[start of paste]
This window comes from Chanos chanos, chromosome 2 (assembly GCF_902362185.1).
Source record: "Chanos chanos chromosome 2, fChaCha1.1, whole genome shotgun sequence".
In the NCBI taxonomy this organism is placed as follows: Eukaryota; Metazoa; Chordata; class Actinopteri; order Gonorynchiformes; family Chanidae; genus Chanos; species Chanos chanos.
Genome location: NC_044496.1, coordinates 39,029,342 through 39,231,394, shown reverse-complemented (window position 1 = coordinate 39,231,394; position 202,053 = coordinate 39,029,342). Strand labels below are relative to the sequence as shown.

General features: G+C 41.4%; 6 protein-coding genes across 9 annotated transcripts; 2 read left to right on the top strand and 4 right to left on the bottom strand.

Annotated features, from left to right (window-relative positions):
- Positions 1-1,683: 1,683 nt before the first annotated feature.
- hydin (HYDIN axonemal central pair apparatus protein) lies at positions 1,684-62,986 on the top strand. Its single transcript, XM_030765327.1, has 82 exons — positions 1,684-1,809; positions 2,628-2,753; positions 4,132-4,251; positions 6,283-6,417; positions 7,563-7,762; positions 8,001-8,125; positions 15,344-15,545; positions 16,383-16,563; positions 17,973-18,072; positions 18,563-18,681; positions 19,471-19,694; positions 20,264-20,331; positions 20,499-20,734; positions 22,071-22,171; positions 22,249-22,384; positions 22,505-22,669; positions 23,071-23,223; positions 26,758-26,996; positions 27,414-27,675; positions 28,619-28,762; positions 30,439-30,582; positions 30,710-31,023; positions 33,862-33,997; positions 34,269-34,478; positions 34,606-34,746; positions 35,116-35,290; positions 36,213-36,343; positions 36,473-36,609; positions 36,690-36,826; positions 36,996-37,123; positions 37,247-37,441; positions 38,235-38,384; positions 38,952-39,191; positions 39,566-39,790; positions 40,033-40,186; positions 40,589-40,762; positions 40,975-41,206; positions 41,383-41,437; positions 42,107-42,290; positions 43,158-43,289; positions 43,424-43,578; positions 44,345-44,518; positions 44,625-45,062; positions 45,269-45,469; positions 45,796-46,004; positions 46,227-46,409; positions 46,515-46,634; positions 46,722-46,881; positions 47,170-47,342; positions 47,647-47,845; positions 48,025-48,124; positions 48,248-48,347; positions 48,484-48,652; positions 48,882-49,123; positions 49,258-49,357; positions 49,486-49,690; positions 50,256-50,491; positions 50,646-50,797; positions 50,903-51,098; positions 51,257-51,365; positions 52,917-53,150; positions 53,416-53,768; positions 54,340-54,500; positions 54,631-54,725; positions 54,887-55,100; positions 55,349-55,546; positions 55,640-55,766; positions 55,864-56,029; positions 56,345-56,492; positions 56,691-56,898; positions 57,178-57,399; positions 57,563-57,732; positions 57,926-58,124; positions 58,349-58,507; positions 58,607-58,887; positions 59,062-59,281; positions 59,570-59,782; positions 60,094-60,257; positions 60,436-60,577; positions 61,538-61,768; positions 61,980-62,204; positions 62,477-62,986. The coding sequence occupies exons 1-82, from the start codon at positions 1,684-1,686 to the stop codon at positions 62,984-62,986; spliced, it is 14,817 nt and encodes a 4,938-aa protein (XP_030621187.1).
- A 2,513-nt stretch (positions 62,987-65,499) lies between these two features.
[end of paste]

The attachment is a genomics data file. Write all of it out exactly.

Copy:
This window comes from Chanos chanos, chromosome 2 (assembly GCF_902362185.1).
Source record: "Chanos chanos chromosome 2, fChaCha1.1, whole genome shotgun sequence".
In the NCBI taxonomy this organism is placed as follows: Eukaryota; Metazoa; Chordata; class Actinopteri; order Gonorynchiformes; family Chanidae; genus Chanos; species Chanos chanos.
Genome location: NC_044496.1, coordinates 39,029,342 through 39,231,394, shown reverse-complemented (window position 1 = coordinate 39,231,394; position 202,053 = coordinate 39,029,342). Strand labels below are relative to the sequence as shown.

General features: G+C 41.4%; 6 protein-coding genes across 9 annotated transcripts; 2 read left to right on the top strand and 4 right to left on the bottom strand.

Annotated features, from left to right (window-relative positions):
- Positions 1-1,683: 1,683 nt before the first annotated feature.
- hydin (HYDIN axonemal central pair apparatus protein) lies at positions 1,684-62,986 on the top strand. Its single transcript, XM_030765327.1, has 82 exons — positions 1,684-1,809; positions 2,628-2,753; positions 4,132-4,251; positions 6,283-6,417; positions 7,563-7,762; positions 8,001-8,125; positions 15,344-15,545; positions 16,383-16,563; positions 17,973-18,072; positions 18,563-18,681; positions 19,471-19,694; positions 20,264-20,331; positions 20,499-20,734; positions 22,071-22,171; positions 22,249-22,384; positions 22,505-22,669; positions 23,071-23,223; positions 26,758-26,996; positions 27,414-27,675; positions 28,619-28,762; positions 30,439-30,582; positions 30,710-31,023; positions 33,862-33,997; positions 34,269-34,478; positions 34,606-34,746; positions 35,116-35,290; positions 36,213-36,343; positions 36,473-36,609; positions 36,690-36,826; positions 36,996-37,123; positions 37,247-37,441; positions 38,235-38,384; positions 38,952-39,191; positions 39,566-39,790; positions 40,033-40,186; positions 40,589-40,762; positions 40,975-41,206; positions 41,383-41,437; positions 42,107-42,290; positions 43,158-43,289; positions 43,424-43,578; positions 44,345-44,518; positions 44,625-45,062; positions 45,269-45,469; positions 45,796-46,004; positions 46,227-46,409; positions 46,515-46,634; positions 46,722-46,881; positions 47,170-47,342; positions 47,647-47,845; positions 48,025-48,124; positions 48,248-48,347; positions 48,484-48,652; positions 48,882-49,123; positions 49,258-49,357; positions 49,486-49,690; positions 50,256-50,491; positions 50,646-50,797; positions 50,903-51,098; positions 51,257-51,365; positions 52,917-53,150; positions 53,416-53,768; positions 54,340-54,500; positions 54,631-54,725; positions 54,887-55,100; positions 55,349-55,546; positions 55,640-55,766; positions 55,864-56,029; positions 56,345-56,492; positions 56,691-56,898; positions 57,178-57,399; positions 57,563-57,732; positions 57,926-58,124; positions 58,349-58,507; positions 58,607-58,887; positions 59,062-59,281; positions 59,570-59,782; positions 60,094-60,257; positions 60,436-60,577; positions 61,538-61,768; positions 61,980-62,204; positions 62,477-62,986. The coding sequence occupies exons 1-82, from the start codon at positions 1,684-1,686 to the stop codon at positions 62,984-62,986; spliced, it is 14,817 nt and encodes a 4,938-aa protein (XP_030621187.1).
- A 2,513-nt stretch (positions 62,987-65,499) lies between these two features.